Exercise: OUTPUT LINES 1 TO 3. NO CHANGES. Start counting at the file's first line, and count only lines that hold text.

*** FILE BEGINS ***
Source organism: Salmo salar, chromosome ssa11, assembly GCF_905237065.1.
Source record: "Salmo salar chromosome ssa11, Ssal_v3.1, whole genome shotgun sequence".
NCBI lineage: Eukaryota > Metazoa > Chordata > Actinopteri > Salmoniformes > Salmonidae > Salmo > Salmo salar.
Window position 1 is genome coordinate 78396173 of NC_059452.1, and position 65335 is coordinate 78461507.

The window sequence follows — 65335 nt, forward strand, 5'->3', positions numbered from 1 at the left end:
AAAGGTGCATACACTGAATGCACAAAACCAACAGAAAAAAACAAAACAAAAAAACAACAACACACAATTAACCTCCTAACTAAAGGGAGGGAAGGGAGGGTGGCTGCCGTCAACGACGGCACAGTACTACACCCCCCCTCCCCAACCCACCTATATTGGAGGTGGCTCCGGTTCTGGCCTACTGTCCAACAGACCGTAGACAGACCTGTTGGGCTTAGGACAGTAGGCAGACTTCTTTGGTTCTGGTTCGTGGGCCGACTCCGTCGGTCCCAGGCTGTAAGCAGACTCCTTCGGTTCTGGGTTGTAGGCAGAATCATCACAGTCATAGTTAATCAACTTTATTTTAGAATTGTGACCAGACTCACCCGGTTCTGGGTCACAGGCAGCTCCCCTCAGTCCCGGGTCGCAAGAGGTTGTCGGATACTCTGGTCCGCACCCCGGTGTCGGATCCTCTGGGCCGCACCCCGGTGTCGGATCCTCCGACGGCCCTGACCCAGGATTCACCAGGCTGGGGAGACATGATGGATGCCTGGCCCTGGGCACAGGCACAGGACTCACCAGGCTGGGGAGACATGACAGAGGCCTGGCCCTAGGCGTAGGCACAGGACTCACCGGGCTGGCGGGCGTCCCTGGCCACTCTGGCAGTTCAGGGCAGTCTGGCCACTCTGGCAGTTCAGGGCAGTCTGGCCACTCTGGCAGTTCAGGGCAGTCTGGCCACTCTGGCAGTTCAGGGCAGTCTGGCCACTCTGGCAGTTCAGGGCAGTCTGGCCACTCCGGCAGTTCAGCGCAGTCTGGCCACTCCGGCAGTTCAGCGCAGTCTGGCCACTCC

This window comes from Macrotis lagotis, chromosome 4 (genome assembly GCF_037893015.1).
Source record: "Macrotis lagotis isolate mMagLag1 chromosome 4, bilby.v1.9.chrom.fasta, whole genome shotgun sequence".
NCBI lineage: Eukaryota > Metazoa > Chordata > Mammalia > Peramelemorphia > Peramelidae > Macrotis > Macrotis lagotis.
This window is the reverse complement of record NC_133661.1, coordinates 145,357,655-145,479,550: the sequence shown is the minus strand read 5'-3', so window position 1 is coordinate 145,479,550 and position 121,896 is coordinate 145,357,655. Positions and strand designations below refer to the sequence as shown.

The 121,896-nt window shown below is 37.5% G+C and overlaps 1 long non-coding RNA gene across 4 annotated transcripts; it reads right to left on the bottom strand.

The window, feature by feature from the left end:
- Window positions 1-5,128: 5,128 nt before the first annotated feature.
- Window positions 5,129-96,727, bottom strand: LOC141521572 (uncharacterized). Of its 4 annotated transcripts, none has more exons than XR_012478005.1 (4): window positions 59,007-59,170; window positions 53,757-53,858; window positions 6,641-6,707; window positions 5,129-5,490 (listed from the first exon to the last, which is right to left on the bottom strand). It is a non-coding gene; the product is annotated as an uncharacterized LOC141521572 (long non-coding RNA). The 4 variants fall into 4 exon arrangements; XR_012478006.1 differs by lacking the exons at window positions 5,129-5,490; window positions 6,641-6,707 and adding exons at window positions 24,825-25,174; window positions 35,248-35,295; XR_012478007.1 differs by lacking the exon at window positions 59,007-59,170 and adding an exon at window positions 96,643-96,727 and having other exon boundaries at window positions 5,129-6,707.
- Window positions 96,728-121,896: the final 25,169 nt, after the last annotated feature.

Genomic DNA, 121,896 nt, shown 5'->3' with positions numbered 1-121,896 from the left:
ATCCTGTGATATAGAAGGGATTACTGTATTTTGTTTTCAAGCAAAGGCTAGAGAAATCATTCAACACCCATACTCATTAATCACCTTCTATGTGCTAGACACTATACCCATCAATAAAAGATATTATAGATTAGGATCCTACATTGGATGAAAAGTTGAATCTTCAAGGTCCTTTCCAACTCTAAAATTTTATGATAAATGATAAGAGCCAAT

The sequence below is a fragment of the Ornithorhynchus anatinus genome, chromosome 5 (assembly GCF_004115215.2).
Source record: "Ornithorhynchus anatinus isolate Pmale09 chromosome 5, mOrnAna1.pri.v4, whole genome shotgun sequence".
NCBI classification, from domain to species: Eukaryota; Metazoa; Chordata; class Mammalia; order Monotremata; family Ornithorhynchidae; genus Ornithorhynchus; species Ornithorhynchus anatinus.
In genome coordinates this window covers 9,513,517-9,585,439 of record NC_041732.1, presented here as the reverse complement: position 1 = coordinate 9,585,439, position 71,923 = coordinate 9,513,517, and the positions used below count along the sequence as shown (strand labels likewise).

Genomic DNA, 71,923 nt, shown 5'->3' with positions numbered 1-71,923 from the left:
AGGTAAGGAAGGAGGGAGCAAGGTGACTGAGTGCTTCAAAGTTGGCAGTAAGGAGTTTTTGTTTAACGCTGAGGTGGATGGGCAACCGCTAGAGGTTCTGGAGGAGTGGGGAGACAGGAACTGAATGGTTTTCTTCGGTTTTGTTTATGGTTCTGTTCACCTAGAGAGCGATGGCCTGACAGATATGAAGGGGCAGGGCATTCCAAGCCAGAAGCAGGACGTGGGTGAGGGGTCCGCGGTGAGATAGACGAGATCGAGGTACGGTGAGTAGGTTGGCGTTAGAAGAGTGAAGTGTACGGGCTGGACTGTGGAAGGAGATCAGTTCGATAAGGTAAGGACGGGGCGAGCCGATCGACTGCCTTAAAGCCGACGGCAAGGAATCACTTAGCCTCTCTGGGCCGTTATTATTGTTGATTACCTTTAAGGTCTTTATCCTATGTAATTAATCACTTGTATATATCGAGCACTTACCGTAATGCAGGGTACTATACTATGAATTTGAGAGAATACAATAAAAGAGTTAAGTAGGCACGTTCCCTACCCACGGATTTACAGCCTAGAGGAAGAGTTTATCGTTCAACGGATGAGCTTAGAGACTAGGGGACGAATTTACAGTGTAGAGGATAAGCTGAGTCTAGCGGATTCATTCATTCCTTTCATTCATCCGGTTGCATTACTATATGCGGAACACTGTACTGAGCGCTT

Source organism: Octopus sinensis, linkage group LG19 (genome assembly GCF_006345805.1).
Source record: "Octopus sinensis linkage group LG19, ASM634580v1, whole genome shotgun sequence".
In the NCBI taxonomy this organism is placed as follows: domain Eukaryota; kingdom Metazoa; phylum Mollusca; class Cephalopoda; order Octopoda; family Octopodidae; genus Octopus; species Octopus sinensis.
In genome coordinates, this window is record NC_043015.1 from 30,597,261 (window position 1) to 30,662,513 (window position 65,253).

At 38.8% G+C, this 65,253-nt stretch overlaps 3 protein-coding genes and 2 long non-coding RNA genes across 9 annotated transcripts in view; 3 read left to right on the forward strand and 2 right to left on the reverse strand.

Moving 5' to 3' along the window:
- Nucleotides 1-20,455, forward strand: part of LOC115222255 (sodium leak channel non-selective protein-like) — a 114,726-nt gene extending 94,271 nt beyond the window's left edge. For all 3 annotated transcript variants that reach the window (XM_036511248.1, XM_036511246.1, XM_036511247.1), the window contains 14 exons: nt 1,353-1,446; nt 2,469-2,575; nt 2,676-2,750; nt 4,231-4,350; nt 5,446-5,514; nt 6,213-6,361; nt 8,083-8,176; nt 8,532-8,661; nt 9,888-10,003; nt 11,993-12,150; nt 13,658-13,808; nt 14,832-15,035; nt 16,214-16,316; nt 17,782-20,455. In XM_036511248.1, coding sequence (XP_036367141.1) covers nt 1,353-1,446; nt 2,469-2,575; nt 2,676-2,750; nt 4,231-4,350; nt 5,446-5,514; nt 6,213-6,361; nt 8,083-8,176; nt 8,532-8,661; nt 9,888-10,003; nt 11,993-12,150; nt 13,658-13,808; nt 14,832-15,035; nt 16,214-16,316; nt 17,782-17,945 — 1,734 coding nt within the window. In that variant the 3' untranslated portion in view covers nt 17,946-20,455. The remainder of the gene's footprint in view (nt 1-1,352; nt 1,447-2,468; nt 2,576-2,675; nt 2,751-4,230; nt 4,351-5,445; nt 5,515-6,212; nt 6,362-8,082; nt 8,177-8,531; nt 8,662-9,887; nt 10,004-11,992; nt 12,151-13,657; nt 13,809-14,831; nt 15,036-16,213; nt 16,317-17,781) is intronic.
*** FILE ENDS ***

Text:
Source organism: Salmo salar, chromosome ssa11, assembly GCF_905237065.1.
Source record: "Salmo salar chromosome ssa11, Ssal_v3.1, whole genome shotgun sequence".
NCBI lineage: Eukaryota > Metazoa > Chordata > Actinopteri > Salmoniformes > Salmonidae > Salmo > Salmo salar.